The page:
Such are the labors ahead for "Disney's Hercules,"
the new animated television series premiering Labor Day,
Monday, Sept. 4th on Toon Disney five days a week,
Monday-Friday (check local listings). "Disney's Hercules"
is an outgrowth of Disney's 1997 animated feature film,
which chronicled the lifelong exploits of the mythical
hero. The series expands upon the Greek demigod's feats
during his formative, hero-in-training, "high school"
with action and humor, and complemented by an entertaining array
of music, the series features an all-star voice cast including
the film's Tate Donovan (Hercules) and James Woods (Hades),
new co-stars French Stewart ("3rd Rock from the Sun"), Sandra
Bernhard ("Without You I'm Nothing") and Diedrich Bader ("The
Drew Carey Show"), and an amazing roster of guest stars. Jason
Alexander, Jennifer Anniston, Kathie Lee Gifford, Lou Gossett
Jr., Merv Griffin, Jennifer Love Hewitt, Lisa Kudrow, Heather
Locklear, Wayne Newton and William Shatner are just a few names
from an eclectic list of nearly 170 entertainers from primetime
television, major motion pictures and the Broadway stage.
of "Disney's Hercules" is Tad Stones, the creator and producer of
"Darkwing Duck," "Chip 'N Dale Rescue Rangers," "Disney's Aladdin"
TV series and both "Aladdin" video premiere movies - "The Return of
Jafar" and "Aladdin and the King of Thieves." The series producers
are Mark McCorkle and Bob Schooley ("Disney's Aladdin" television
series and both "Aladdin" video premiere movies).
to the original film, the animated series is being treated as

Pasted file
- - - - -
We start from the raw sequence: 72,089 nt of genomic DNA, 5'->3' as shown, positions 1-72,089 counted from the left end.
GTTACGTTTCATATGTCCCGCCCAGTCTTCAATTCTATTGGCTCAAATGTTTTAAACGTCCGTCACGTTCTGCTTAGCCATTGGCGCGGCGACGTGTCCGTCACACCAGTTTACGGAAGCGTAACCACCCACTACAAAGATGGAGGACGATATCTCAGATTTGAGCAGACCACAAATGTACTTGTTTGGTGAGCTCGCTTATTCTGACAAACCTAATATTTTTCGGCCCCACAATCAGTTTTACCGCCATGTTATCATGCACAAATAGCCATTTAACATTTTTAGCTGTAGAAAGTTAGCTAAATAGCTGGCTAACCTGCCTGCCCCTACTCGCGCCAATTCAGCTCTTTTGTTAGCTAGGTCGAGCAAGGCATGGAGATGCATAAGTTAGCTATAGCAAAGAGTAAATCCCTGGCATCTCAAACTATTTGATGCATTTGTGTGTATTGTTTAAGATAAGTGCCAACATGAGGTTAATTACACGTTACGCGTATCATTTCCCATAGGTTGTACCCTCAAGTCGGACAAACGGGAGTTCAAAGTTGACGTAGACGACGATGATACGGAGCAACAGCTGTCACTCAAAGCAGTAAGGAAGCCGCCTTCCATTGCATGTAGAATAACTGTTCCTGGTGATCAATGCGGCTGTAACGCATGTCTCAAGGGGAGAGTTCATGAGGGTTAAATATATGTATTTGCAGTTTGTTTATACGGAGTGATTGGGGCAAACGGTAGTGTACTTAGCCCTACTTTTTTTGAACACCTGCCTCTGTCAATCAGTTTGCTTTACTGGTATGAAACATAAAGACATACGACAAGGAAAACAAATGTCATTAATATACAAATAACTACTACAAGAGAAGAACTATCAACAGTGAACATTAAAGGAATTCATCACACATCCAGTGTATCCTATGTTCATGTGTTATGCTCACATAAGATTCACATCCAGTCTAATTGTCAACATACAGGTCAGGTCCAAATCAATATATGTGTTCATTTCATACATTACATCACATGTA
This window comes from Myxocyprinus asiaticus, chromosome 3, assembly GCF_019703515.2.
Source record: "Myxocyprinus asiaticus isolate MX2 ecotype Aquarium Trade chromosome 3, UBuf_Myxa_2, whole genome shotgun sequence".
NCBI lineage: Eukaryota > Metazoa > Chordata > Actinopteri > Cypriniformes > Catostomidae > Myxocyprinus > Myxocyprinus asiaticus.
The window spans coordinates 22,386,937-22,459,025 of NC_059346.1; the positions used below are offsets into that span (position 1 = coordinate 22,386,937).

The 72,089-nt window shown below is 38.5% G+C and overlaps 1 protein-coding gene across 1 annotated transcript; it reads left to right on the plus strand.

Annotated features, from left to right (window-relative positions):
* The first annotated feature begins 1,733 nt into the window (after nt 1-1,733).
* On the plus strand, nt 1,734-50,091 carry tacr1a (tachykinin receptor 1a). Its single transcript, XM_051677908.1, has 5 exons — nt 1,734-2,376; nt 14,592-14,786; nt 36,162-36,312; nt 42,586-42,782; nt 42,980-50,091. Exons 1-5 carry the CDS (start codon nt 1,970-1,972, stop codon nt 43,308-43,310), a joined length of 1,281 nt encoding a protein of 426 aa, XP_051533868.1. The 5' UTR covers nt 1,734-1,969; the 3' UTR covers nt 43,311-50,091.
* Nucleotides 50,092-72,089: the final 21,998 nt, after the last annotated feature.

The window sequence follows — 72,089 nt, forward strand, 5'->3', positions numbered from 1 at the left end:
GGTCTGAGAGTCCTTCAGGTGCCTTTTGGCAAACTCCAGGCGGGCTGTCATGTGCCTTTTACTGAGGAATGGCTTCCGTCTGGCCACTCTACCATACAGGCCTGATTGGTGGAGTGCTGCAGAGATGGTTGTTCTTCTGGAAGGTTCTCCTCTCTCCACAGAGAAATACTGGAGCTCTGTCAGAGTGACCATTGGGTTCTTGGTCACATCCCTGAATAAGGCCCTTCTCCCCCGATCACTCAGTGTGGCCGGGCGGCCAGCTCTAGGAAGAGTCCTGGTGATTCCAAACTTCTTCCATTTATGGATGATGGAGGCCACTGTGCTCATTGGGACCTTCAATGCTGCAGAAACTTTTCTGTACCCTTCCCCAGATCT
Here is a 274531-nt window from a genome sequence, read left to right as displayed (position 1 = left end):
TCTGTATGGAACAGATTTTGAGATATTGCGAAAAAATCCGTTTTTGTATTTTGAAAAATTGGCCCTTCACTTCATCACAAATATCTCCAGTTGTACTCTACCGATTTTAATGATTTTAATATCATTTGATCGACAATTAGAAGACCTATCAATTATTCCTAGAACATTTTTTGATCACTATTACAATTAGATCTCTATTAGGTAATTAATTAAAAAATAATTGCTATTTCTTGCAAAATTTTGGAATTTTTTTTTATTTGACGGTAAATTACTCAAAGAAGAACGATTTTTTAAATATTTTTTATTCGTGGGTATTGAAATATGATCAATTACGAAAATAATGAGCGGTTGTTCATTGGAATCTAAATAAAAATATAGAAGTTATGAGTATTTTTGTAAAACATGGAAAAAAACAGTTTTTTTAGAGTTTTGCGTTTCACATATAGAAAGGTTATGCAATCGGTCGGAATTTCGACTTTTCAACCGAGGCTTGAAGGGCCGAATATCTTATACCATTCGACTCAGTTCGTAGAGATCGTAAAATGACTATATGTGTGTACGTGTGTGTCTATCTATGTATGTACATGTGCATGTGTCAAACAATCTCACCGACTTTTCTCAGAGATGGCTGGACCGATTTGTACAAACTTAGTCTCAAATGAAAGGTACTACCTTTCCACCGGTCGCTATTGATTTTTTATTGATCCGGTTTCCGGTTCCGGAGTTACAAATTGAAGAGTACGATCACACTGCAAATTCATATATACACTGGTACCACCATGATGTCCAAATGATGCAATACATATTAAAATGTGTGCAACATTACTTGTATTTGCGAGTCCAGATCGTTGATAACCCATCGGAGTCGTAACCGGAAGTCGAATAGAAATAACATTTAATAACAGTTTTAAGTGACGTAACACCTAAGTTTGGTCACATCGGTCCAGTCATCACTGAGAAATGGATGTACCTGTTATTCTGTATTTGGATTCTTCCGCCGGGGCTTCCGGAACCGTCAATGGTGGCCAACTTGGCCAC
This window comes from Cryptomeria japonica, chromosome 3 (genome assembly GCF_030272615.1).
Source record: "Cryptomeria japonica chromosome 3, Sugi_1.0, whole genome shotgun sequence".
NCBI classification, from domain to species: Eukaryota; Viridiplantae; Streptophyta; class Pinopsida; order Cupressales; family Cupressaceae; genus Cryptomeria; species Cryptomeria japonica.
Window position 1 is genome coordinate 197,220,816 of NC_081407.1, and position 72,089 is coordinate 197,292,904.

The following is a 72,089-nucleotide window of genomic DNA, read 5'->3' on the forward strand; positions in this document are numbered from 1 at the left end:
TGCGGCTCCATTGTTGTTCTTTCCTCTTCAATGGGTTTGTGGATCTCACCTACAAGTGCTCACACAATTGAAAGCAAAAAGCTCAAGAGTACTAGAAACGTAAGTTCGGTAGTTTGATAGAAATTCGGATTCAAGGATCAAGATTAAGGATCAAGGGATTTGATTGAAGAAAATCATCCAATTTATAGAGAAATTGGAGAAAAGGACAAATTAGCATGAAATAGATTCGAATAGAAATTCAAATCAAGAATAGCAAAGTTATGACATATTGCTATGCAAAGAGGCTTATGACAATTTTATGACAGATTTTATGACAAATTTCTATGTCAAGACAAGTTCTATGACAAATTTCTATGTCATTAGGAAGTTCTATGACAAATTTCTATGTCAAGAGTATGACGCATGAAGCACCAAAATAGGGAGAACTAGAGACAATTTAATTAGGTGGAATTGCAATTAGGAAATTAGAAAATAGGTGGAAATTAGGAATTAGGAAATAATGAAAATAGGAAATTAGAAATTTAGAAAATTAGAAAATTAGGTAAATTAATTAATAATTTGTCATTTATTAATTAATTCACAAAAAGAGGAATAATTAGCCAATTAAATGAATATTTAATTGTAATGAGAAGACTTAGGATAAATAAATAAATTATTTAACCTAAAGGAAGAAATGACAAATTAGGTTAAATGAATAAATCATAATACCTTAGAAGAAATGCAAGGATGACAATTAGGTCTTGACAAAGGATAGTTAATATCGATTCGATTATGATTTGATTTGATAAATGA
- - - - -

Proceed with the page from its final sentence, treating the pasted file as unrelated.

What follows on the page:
a "mid-quel," explains Stones. Chronologically within the feature
film, the TV series occurs during Hercules' adolescent "hero-in-training"
segment. Instead of simply honing his physical skills, however,
Hercules, at Zeus's insistence, also receives a balanced education.
To that end, Hercules is enrolled in the Prometheus Academy, the
high school of choice among the Greek elite.
Half mortal, half god, the series'
Hercules is a gawky teenager with superhuman strenh which he can't
always control. He's a misfit torn between two worlds, with only one
path back to Mount Olympus - by becoming a true hero. But at this
stage of life, defeating monsters is only half his battle. This demigod
must also endure the challenges of high school.
"Disney's Hercules" isn't all action-adventure, though. The series
is grounded in Greek mythology and provides life lessons within its
overriding storyline of Hercules' search for self-improvement and
acceptance. Among the issues and themes of the 52 episodes exclusive
to syndication: the rigors of enrolling at a new school ("Hercules
and the First Day of School"); establishing career objectives ("Hercules
and the First Doctor"); the tribulations of dating ("Hercules and
the Dream Date"); and the corruption of money ("Hercules and the Big
||Each episode will feature the most outrageous,
larger-than-life adventures a wanna-be hero can face," says Stones.
"But when you strip away the amped-up action and epic mythology,
you have a journey that everybody takes: the trek through adolescence."
"Being the strongest man on earth, no challenge is too great for
Hercules, except one - growing up," Schooley says. "We parallel
our fantastic plots with very earthbound complications........
Herc may be able to thrash a Nemean
Lion, but can he find a date to the dance? We wanted to ground his
heroic journey in a way that is appealing and meaningful to our